Firms block aid for legal suits

BIG COMPANIES are killing off ordinary people's attempts to sue them by persuading the authorities to refuse financial assistance with the huge cost of the cases, according to lawyers.

The tobacco and drugs industries are among those that have used this tactic to thwart people who claim to have been harmed by their products.

Lawyers say it is increasingly common for powerful companies to lobby the Legal Aid Board in the hope that it will cut off help for groups of plaintiffs.

Although the firms point out that they are legally entitled to make representations, plaintiffs' lawyers say it is tilting the balance against ordinary people. The lawyers also believe that, with ministers calling for cuts in legal aid, the board is 'willing to latch on to any excuse' to refuse assistance.

Concern came to a head recently following an application for legal aid by several hundred people who said their health had been harmed by smoking. The request was turned down after the tobacco industry made extensive representations to the board, saying, in effect, that the claims had no chance of success.

Robin Lewis, a solicitor who represented some of the plaintiffs, said: 'What is uncomfortable is the sight of these companies, which are profitable beyond dreams, objecting to an extremely vulnerable group of elderly and dying people having access to public funds.'

Lawyers have expressed similar anxieties over cases brought by people who say they have become addicted to tranquillisers. Last month, the board suspended legal aid for 1,700 plaintiffs. Their claims against a drug company will only go ahead if they overturn the ruling on appeal.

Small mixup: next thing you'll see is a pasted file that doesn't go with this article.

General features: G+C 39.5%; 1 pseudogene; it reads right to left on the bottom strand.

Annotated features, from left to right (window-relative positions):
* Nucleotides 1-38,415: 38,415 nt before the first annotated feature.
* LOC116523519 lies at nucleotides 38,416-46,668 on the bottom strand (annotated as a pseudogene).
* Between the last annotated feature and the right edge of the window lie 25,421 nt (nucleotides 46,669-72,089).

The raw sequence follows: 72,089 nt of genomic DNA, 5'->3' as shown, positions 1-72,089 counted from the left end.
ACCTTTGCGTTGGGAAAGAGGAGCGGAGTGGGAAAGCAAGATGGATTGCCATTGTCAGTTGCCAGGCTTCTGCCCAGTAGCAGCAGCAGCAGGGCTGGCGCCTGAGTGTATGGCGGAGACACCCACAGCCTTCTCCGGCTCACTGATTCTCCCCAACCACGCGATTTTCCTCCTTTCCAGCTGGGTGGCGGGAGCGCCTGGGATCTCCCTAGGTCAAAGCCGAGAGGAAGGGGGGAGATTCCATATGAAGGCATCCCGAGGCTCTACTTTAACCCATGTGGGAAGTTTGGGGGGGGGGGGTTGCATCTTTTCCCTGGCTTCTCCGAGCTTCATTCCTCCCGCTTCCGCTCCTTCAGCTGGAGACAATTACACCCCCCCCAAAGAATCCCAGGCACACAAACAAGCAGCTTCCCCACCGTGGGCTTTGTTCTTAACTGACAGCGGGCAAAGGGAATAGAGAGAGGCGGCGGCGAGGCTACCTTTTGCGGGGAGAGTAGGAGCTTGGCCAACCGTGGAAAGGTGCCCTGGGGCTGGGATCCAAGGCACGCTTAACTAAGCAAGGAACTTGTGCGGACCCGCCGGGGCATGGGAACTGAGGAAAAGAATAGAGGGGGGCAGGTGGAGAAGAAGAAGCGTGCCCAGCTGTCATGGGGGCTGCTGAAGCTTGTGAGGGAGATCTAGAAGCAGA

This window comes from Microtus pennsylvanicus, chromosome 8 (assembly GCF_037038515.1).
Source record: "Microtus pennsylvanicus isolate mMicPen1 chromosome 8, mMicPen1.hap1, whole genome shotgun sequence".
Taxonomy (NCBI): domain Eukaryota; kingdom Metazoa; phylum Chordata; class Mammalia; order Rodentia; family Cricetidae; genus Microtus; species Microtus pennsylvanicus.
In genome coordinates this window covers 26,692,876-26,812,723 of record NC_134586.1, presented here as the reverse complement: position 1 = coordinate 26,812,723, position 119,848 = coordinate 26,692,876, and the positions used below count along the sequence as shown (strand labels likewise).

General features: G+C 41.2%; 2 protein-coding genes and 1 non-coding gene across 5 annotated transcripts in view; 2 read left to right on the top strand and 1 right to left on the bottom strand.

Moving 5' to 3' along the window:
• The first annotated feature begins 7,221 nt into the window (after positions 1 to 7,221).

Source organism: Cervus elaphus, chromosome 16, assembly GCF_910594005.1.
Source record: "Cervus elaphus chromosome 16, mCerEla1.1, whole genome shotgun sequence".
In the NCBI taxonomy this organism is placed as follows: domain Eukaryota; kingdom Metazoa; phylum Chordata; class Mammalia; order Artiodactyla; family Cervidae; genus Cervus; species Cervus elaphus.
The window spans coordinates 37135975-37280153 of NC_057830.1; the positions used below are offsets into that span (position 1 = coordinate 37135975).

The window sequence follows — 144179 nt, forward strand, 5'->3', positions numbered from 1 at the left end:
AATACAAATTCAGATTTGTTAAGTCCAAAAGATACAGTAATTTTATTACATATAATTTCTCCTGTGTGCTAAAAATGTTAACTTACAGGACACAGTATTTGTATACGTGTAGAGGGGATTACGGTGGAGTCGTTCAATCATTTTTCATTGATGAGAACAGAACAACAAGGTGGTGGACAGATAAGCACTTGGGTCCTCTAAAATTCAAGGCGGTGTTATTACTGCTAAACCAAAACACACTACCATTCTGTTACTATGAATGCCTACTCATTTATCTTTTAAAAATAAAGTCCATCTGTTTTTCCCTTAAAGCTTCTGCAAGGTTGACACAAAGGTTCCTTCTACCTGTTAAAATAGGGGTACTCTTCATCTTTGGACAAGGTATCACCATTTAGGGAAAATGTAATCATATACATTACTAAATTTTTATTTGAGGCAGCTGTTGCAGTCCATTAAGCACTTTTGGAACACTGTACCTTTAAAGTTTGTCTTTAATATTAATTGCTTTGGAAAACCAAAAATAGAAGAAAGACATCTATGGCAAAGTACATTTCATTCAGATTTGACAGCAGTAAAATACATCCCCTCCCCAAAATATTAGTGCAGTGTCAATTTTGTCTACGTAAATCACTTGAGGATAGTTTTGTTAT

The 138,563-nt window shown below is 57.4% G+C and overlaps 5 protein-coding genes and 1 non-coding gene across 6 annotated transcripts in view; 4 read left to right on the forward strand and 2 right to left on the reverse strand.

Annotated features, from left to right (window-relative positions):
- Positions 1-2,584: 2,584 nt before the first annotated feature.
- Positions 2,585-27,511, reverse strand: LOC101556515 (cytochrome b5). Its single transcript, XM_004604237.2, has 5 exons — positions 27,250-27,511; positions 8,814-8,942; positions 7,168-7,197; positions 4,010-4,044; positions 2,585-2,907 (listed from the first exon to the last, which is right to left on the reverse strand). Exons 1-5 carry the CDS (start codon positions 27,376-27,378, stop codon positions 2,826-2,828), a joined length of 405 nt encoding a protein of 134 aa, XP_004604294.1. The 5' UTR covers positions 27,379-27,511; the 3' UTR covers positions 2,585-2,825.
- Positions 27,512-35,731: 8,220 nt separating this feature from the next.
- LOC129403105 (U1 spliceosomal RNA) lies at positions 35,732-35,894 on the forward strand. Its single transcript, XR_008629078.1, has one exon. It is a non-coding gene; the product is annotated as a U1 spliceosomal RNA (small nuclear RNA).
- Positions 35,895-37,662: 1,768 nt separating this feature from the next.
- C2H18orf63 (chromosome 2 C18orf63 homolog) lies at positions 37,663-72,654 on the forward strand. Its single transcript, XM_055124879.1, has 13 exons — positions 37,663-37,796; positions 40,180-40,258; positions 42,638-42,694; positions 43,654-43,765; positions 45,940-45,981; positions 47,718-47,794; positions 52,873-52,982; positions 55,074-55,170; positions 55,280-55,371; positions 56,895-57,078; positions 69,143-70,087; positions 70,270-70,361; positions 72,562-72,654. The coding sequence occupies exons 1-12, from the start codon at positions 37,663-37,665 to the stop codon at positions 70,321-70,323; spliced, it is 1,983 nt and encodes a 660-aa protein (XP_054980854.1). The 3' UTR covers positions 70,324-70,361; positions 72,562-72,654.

Again, the board's decision followed representations made by solicitors acting for the multinational company Roche Products. Millions of pounds have already been spent on the case.

Plaintiffs' solicitors say they are effectively having to fight their entire case before the board in order to get help for their clients. While multinationals can draw on deep pockets to pay their lawyers, plaintiffs often have limited resources. Nevertheless, plaintiffs do sometimes obtain legal aid despite opposition from powerful firms.

The London Docklands Development Corporation, for instance, failed to stop residents of the area getting help with their claim for compensation for the noise and dust they say they have had to put up with.

Steve Orchard, chief executive of the Legal Aid Board, strongly denied that his officers were told to turn down potentially expensive cases. 'I can categorically refute that,' he said.

Defendants had always had the right to make representations to the board whatever the case, he said. But 'more issues are looked at more deeply (in group actions) than with a straightforward injury case'.

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